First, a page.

Which made me think of eurythmics. No, not the band , but the rhythm/movement approach developed by Émile Jaques-Dalcroze (no idea how representative this video is, but I love how into it these guys are). I never took any such classes growing up, so I know very little about this kind of training. But I remember speaking with a sport psychologist many years ago, who had sent one of his golfers (a top-5 ranked PGA pro at the time) to work with a eurythmics teacher in an effort to hone the rhythm of his swing. Given that, and studies like the one above, perhaps eurythmics could be a helpful addition to more musicians’ training.

In the meantime (though this might be over-extending the findings a bit), I think this also suggests that there could be benefit in practicing the timing accuracy (not just pitch accuracy) of our shifts with a metronome – for instance, by using a metronome with the Yost shifting exercises that I loved so much did as a kid. After all, I’ve seen videos of golfers practicing their swings with a metronome, so maybe musicians would benefit from the same approach, working to give difficult shifts a memorable rhythm of their own, thereby improving the precision and consistency of pitch.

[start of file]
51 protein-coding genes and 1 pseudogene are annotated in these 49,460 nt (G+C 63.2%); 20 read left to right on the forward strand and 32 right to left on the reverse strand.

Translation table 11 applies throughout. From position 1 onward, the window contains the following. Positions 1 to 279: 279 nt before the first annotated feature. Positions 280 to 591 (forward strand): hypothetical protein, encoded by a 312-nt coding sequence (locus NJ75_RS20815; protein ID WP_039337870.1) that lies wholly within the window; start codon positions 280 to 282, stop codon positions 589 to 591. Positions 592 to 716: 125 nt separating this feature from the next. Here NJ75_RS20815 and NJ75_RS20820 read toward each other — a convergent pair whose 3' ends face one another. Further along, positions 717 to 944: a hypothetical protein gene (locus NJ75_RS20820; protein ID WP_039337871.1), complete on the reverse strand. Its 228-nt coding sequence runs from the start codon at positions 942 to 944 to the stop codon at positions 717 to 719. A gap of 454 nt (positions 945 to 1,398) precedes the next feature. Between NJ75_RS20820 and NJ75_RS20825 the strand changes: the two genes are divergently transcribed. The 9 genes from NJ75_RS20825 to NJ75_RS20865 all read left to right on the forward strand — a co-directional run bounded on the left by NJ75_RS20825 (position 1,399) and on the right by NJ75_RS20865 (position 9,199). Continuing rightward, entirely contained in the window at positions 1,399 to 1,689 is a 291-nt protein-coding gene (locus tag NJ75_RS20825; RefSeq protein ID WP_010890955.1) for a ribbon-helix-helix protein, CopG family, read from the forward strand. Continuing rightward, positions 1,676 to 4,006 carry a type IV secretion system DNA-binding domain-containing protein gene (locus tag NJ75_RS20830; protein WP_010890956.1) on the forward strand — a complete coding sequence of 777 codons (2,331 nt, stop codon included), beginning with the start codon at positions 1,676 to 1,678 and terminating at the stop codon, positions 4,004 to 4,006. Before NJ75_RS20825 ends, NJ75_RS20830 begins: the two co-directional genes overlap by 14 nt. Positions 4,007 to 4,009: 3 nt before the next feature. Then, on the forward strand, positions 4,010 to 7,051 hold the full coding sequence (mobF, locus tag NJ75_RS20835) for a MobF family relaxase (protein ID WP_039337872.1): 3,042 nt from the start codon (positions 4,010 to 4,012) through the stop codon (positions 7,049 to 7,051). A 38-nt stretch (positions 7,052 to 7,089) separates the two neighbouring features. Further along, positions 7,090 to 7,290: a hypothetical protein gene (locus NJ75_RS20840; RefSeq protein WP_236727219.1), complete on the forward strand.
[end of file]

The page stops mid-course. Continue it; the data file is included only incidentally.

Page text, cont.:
It’s possible that you will never become a raving metronome enthusiast, but next time a shift is threatening to get the better of you, try make shifting in rhythm a game. See how good you can get at nailing that shift at 50bpm, and 63, and 79 (or whatever makes sense). Perhaps this could be the trick that helps to get you unstuck?

Footnotes

  1. All were between the ages of 20 and 37, with an average handicap of 13.
  2. A pitching wedge, 4 iron, and 7 iron, in case you were curious.